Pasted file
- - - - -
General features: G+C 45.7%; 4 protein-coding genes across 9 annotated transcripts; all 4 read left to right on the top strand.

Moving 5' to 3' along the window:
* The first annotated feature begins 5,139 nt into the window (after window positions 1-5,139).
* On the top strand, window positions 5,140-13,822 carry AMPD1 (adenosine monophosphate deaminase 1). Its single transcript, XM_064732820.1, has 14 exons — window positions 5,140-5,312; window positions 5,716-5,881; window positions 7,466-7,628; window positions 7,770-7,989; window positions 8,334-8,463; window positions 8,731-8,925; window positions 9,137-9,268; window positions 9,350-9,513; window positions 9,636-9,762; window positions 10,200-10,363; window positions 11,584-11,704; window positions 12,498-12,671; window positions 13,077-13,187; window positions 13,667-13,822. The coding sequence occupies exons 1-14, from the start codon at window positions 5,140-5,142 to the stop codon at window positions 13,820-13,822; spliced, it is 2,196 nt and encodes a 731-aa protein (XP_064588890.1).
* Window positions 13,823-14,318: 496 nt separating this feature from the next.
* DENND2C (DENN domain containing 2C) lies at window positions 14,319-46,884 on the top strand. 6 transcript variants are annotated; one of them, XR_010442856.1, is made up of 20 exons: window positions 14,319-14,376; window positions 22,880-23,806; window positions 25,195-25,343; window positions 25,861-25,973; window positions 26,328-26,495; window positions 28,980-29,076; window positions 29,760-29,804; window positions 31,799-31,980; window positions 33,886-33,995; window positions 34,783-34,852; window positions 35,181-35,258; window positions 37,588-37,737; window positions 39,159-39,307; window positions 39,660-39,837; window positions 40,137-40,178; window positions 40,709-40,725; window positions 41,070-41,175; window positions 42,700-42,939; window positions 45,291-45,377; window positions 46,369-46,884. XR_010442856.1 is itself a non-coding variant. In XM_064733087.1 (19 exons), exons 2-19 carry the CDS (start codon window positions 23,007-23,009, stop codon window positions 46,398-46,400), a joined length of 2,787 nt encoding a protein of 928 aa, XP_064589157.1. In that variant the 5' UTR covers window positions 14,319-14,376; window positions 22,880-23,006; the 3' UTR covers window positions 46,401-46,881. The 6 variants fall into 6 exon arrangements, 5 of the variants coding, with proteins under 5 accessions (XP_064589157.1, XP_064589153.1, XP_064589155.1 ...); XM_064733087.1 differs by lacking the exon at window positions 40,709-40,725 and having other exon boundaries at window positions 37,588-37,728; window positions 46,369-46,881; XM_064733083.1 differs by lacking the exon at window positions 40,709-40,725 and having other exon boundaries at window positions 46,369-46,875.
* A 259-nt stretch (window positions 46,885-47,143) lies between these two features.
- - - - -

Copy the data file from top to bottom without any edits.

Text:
General features: G+C 45.7%; 4 protein-coding genes across 9 annotated transcripts; all 4 read left to right on the top strand.

Moving 5' to 3' along the window:
* The first annotated feature begins 5,139 nt into the window (after window positions 1-5,139).
* On the top strand, window positions 5,140-13,822 carry AMPD1 (adenosine monophosphate deaminase 1). Its single transcript, XM_064732820.1, has 14 exons — window positions 5,140-5,312; window positions 5,716-5,881; window positions 7,466-7,628; window positions 7,770-7,989; window positions 8,334-8,463; window positions 8,731-8,925; window positions 9,137-9,268; window positions 9,350-9,513; window positions 9,636-9,762; window positions 10,200-10,363; window positions 11,584-11,704; window positions 12,498-12,671; window positions 13,077-13,187; window positions 13,667-13,822. The coding sequence occupies exons 1-14, from the start codon at window positions 5,140-5,142 to the stop codon at window positions 13,820-13,822; spliced, it is 2,196 nt and encodes a 731-aa protein (XP_064588890.1).
* Window positions 13,823-14,318: 496 nt separating this feature from the next.
* DENND2C (DENN domain containing 2C) lies at window positions 14,319-46,884 on the top strand. 6 transcript variants are annotated; one of them, XR_010442856.1, is made up of 20 exons: window positions 14,319-14,376; window positions 22,880-23,806; window positions 25,195-25,343; window positions 25,861-25,973; window positions 26,328-26,495; window positions 28,980-29,076; window positions 29,760-29,804; window positions 31,799-31,980; window positions 33,886-33,995; window positions 34,783-34,852; window positions 35,181-35,258; window positions 37,588-37,737; window positions 39,159-39,307; window positions 39,660-39,837; window positions 40,137-40,178; window positions 40,709-40,725; window positions 41,070-41,175; window positions 42,700-42,939; window positions 45,291-45,377; window positions 46,369-46,884. XR_010442856.1 is itself a non-coding variant. In XM_064733087.1 (19 exons), exons 2-19 carry the CDS (start codon window positions 23,007-23,009, stop codon window positions 46,398-46,400), a joined length of 2,787 nt encoding a protein of 928 aa, XP_064589157.1. In that variant the 5' UTR covers window positions 14,319-14,376; window positions 22,880-23,006; the 3' UTR covers window positions 46,401-46,881. The 6 variants fall into 6 exon arrangements, 5 of the variants coding, with proteins under 5 accessions (XP_064589157.1, XP_064589153.1, XP_064589155.1 ...); XM_064733087.1 differs by lacking the exon at window positions 40,709-40,725 and having other exon boundaries at window positions 37,588-37,728; window positions 46,369-46,881; XM_064733083.1 differs by lacking the exon at window positions 40,709-40,725 and having other exon boundaries at window positions 46,369-46,875.
* A 259-nt stretch (window positions 46,885-47,143) lies between these two features.